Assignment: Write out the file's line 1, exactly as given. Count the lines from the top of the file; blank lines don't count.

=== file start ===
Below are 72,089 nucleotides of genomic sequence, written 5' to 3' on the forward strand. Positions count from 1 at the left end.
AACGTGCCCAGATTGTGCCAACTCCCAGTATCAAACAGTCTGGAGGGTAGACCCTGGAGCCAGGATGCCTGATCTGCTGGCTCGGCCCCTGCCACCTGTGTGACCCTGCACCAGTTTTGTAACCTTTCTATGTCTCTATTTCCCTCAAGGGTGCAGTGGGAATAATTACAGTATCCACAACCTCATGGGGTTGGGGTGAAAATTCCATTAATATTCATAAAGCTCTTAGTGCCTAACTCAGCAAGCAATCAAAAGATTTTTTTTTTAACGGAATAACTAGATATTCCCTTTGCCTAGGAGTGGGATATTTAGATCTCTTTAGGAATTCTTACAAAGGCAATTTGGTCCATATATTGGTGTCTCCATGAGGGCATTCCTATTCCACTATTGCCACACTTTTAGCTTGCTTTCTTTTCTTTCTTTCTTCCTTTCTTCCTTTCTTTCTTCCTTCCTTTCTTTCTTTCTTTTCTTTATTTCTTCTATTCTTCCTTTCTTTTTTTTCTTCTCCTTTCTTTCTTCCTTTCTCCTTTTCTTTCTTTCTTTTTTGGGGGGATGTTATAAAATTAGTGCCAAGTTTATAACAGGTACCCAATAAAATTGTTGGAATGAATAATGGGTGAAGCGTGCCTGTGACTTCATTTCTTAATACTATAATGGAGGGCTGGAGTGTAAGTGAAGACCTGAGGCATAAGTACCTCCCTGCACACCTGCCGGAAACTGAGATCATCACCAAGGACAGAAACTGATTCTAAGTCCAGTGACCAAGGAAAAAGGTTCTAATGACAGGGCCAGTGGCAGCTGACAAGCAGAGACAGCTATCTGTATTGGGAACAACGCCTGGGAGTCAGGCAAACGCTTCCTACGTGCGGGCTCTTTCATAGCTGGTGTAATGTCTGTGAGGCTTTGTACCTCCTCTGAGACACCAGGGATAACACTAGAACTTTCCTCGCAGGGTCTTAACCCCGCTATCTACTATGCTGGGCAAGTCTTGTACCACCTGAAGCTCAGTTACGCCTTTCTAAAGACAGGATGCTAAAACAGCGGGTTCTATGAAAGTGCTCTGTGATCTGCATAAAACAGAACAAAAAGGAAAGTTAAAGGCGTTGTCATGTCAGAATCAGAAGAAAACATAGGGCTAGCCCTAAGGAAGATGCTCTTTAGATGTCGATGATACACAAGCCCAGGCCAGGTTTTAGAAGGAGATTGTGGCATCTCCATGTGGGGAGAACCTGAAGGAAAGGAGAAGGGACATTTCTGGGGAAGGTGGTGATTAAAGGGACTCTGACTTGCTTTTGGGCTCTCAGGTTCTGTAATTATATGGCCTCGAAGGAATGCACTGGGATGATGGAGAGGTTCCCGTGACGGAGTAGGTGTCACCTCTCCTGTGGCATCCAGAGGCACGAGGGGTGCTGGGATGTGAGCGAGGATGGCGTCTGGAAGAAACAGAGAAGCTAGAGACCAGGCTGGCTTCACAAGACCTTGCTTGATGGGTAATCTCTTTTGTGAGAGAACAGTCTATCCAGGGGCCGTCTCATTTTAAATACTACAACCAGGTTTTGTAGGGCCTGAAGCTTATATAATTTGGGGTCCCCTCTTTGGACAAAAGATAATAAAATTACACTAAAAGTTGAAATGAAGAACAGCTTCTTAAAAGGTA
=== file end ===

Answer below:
Below are 72,089 nucleotides of genomic sequence, written 5' to 3' on the forward strand. Positions count from 1 at the left end.